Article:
Brayden Point vs Mitch Marner: A comparison of two young stars

It’s probably time the hockey world starts giving Brayden Point the praise he deserves.

A few weeks ago while evaluating my fantasy hockey team, I proposed a question on Twitter that was met with a lot of negativity from my followers. I knew it would. It was a leading question and it’s no secret that I have far more followers that are Maple Leafs fans than Tampa Bay Lightning supporters.

I’m not sure if it was seen as a slight on Marner, overvaluing Point’s development, or something in between. I’ll admit it started off as me just poking at Leafs fans a little, but the more I thought about it, the more I thought Brayden Point and Mitch Marner might be a lot more comparable than some would think.

Both Mitch Marner and Brayden Point had incredible rookie seasons. They both proved they belong in the NHL despite a worry about their size and both finished in the top-10 in rookie of the year voting.

Point v Marner Rookie Season (2016-17)

PlayerGPGAP5v5 G/605v5 P/605v5 CF%5v5 CF%rel5v5 CF/605v5 CA/605v5 xGF5v5 xGA5v5 xGF%oZs%
Brayden Point681822400.711.4952.552.5257.3852.5133.6731.3351.80%56.70%
Mitch Marner771942610.872.2050.17-0.2860.9460.7646.5047.9849.22%55.90%

Looking at the numbers from their rookie season, it is very evident that Mitch Marner is a more dynamic offensive player. At even strength, he generates shots and scoring chances at a much higher rate than Brayden Point. He had an ixGF (individual expected goals for) that was 12% higher than Point - a pretty significant difference.

From an offensive standpoint, Point was very good as a rookie - Marner was great. Where Point closes the gap, however, is on the defensive side of the puck. While Marner was generating a ton of scoring chances, he was also giving them up. Point was above the 50% threshold for both CF% and xGF% at even strength, while Marner was negative in both categories.  What this means is that while he is on the ice, Brayden Point was actually more beneficial to his team winning the game than Mitch Marner was - if you’re a fan of these types of metrics.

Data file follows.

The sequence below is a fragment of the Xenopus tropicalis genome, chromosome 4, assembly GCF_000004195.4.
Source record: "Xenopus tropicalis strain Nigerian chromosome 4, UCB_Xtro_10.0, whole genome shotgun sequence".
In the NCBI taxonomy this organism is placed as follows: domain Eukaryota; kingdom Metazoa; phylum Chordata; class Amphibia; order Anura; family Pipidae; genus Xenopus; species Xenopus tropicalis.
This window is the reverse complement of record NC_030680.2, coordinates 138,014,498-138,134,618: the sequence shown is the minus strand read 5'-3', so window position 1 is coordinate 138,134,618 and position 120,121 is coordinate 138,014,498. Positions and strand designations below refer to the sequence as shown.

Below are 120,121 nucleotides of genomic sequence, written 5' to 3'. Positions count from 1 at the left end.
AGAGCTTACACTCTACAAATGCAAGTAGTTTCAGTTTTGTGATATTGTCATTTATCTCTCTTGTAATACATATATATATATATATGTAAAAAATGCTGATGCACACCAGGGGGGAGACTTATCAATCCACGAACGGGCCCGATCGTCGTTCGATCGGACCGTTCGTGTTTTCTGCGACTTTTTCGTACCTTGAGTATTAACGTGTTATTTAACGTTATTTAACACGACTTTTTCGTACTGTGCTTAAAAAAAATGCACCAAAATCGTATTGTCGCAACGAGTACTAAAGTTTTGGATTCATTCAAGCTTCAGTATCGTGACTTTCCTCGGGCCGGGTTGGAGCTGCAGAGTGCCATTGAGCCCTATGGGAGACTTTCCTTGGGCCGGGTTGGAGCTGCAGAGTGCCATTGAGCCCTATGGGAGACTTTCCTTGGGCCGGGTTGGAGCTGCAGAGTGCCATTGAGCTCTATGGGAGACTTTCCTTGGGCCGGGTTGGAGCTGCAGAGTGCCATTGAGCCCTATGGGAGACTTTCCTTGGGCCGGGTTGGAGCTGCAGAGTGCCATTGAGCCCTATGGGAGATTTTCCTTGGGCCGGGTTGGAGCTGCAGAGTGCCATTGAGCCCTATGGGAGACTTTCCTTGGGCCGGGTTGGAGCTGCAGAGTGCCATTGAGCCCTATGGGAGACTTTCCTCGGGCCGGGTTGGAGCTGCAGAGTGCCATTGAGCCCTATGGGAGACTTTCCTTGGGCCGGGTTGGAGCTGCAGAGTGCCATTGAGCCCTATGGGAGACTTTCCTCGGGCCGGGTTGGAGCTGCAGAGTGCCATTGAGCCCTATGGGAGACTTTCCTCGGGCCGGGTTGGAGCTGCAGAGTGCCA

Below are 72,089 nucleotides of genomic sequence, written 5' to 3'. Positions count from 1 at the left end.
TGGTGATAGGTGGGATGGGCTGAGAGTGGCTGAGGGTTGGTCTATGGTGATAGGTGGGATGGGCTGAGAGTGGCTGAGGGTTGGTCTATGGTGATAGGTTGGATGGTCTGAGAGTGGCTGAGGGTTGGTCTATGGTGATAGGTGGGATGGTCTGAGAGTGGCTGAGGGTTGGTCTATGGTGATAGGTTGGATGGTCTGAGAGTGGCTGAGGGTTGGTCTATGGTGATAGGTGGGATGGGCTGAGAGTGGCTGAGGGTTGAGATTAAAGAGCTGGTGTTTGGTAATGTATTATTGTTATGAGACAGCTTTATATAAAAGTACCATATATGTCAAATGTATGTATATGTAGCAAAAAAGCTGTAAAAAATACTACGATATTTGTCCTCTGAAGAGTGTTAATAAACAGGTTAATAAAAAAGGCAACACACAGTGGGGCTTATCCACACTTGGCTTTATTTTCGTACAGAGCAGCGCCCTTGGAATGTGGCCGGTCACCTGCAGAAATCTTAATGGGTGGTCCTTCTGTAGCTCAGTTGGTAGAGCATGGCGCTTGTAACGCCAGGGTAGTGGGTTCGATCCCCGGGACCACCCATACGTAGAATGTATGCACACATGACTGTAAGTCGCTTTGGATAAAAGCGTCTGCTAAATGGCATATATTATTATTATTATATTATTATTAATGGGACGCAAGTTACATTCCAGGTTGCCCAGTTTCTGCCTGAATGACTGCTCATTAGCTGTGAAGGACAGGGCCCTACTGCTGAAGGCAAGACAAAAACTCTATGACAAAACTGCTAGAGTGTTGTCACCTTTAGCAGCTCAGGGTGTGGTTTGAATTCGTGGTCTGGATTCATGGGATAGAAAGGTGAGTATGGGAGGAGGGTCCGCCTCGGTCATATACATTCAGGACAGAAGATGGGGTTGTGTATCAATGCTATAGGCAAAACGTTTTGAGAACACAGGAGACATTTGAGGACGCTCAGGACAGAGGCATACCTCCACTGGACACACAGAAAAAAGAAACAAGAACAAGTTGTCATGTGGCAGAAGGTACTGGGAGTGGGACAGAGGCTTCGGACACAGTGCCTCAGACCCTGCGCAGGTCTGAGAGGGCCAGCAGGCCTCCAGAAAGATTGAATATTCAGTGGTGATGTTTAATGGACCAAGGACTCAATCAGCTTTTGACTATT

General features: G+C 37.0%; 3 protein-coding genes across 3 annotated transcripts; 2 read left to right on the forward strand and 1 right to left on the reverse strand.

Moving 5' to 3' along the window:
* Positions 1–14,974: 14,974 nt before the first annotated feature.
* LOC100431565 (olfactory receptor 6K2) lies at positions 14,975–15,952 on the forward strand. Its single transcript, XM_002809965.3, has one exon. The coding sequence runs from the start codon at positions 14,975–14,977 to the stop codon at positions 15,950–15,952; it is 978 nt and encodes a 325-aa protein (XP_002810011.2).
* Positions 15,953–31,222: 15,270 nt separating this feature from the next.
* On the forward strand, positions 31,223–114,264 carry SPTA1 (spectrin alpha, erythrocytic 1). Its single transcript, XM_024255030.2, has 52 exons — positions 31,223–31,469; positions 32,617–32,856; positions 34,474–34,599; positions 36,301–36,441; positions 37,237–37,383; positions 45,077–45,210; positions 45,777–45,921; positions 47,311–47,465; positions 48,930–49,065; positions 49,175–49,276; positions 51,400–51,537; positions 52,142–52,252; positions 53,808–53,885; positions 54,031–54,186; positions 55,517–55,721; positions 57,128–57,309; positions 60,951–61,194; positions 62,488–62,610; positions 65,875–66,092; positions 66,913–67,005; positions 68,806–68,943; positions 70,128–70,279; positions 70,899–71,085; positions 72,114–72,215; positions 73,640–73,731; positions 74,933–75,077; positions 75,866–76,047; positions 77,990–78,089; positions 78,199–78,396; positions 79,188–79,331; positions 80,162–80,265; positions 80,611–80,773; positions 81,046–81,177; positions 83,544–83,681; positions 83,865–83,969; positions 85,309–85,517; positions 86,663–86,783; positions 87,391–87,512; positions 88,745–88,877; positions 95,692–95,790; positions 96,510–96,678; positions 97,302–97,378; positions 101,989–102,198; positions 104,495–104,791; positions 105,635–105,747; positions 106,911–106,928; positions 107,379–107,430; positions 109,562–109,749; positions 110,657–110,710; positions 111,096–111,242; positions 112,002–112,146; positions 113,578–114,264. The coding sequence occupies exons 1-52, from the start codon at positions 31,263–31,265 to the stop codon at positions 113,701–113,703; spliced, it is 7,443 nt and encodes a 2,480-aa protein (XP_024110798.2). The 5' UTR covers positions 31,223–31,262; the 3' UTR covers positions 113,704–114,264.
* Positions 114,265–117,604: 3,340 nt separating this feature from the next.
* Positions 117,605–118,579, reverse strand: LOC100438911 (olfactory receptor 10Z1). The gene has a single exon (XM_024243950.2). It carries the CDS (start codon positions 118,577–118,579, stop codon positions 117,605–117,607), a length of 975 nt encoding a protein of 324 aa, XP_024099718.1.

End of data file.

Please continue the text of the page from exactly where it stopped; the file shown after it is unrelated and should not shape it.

What makes Point’s numbers stand out even more is when you compare them to the rest of the team. He has a positive CF%rel, meaning his rate is 2.52% higher than his average teammate. In contrast, Marner’s is negative relative to the other Toronto players.

Brayden Point’s defensive responsibility was likely one of the biggest factors coach Jon Cooper considered when deciding to leave him at center as opposed to moving him to the wing - something that often happens with forwards his size.

This season, Point’s offensive production has picked up, shrinking the gap between he and Marner. In 11 games - playing mainly with Ondrej Palat and Yanni Gourde - Point has already put up 5 goals and 12 points. As a trade-off, he is not limiting shots against as well as a year ago, though he still has a very respectable 51.8 CF%.

Point v Marner Career Statistics (as of October 27, 2017)

PlayerGPGAPP/60CF/60CA/60CF%Rel CF%GF%Rel GF%xGF/60ixGF/60xGA/60xGF%Rel xGF%
Brayden Point (5v5)791516311.7357.8253.8651.81.8556.474.892.160.642.1650.30-0.08
Mitch Marner (5v5)871525402.0860.8259.2150.70.2450.850.242.650.732.7049.80-1.55
Brayden Point (All)782329522.2663.0749.9755.87.2462.5911.753.430.782.6057.007.27
Mitch Marner (All)862046662.7669.5552.8056.89.0157.147.284.430.902.9360.2811.15

Looking at their career numbers, any team would be lucky to have either one of these players. Both under the age of 22 - Marner is 10 months younger than Point - these two players have developed into impactful NHL players a lot quicker than many thought they would. Marner a dynamic offensive threat that produces enough to make up for his weaknesses defensively and Point, a responsible center that is playing on the second line but putting up points at the rate of a 1C.

To compare the two might be unfair—they’re both great.

Looking back to the original question, it now looks like Brayden Point has a very strong chance of outproducing Marner this season. Through no fault of his own, Marner finds himself buried on Toronto’s fourth line playing about 12 minutes a game. Combine that with a hot start from the Bolts and Point has a pretty nice head start outscoring Marner 12-6 thus far.

A little more than a year into their NHL careers, both Brayden Point and Mitch Marner have been incredibly impressive. Once given the dreaded ‘too small’ label, both have put up impressive offensive numbers, but only one plays a premium position and is defensively responsible. The reason a comparison between the two seemed outlandish when I made it is that one is the fourth overall pick that plays in the biggest hockey market in the world—and the other is Brayden Point.

(*statistics from &

Who will end the 2017-18 season with more points

Mitch Marner57
Brayden Point135